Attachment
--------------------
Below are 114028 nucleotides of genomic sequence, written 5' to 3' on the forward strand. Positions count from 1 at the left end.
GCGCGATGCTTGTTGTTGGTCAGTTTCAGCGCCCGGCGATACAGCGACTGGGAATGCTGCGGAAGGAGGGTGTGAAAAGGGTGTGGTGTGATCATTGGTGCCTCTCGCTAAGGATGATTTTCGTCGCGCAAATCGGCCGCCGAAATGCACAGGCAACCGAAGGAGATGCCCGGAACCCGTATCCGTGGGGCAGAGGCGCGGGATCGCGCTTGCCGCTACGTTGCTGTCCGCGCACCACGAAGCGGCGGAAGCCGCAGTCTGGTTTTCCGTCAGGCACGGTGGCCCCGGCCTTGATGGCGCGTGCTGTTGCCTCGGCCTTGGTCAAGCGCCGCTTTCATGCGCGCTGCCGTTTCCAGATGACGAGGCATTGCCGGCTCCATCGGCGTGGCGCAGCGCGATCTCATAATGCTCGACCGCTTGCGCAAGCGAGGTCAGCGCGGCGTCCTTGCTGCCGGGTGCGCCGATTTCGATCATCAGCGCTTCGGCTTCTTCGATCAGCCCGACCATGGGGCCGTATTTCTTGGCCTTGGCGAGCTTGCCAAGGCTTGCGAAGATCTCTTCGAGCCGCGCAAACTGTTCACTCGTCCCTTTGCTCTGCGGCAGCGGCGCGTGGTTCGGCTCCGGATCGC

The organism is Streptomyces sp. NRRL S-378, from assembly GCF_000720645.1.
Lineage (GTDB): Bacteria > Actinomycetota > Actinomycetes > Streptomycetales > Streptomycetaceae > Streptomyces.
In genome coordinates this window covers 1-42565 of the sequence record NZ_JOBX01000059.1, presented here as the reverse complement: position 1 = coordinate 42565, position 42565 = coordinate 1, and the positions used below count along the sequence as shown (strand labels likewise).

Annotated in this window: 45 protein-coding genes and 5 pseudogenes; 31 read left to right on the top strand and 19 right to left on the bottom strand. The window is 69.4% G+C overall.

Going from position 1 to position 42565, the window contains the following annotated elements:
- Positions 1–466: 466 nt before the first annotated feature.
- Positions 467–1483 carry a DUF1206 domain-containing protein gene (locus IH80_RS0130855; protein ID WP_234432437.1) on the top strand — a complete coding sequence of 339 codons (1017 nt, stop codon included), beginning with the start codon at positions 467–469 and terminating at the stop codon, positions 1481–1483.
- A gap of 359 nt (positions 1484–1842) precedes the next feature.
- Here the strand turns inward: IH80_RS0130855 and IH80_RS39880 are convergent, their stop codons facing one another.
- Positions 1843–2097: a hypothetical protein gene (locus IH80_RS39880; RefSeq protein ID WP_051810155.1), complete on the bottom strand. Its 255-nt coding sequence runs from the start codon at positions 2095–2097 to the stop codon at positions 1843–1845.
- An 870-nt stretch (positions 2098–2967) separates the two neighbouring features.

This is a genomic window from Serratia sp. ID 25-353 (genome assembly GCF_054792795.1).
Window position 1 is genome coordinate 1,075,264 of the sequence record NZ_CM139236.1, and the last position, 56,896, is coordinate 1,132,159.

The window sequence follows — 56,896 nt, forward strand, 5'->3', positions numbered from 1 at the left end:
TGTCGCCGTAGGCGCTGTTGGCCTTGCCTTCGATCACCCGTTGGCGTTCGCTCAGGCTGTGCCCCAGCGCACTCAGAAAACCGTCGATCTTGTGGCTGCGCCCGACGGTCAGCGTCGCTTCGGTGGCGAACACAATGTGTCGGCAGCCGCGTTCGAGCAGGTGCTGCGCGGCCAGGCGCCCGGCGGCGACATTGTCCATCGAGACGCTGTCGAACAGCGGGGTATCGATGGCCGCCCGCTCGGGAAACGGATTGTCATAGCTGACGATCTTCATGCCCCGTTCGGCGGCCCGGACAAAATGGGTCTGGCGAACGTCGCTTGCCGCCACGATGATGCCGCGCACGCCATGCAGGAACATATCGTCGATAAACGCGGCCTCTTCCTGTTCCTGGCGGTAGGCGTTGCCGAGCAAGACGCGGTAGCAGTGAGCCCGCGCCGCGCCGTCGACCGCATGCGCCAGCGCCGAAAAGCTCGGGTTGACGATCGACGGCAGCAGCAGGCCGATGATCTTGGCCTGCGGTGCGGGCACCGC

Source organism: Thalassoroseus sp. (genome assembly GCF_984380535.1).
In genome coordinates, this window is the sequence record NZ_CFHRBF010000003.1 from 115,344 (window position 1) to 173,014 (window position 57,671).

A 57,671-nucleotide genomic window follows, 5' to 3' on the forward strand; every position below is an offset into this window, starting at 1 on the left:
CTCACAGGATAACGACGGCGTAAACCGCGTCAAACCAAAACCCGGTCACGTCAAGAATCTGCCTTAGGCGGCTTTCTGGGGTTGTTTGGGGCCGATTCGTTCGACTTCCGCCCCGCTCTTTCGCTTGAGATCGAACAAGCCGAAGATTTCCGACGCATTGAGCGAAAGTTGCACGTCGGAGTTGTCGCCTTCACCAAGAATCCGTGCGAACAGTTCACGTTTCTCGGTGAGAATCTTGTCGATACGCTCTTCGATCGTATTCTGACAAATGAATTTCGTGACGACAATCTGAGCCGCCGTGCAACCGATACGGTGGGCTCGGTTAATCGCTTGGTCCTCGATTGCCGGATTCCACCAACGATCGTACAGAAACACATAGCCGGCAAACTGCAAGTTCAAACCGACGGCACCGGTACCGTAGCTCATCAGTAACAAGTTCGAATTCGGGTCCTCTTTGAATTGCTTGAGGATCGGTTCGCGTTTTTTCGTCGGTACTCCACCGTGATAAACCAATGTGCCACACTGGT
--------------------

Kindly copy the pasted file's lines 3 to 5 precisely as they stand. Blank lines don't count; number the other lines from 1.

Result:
The organism is Streptomyces sp. NRRL S-378, from assembly GCF_000720645.1.
Lineage (GTDB): Bacteria > Actinomycetota > Actinomycetes > Streptomycetales > Streptomycetaceae > Streptomyces.
In genome coordinates this window covers 1-42565 of the sequence record NZ_JOBX01000059.1, presented here as the reverse complement: position 1 = coordinate 42565, position 42565 = coordinate 1, and the positions used below count along the sequence as shown (strand labels likewise).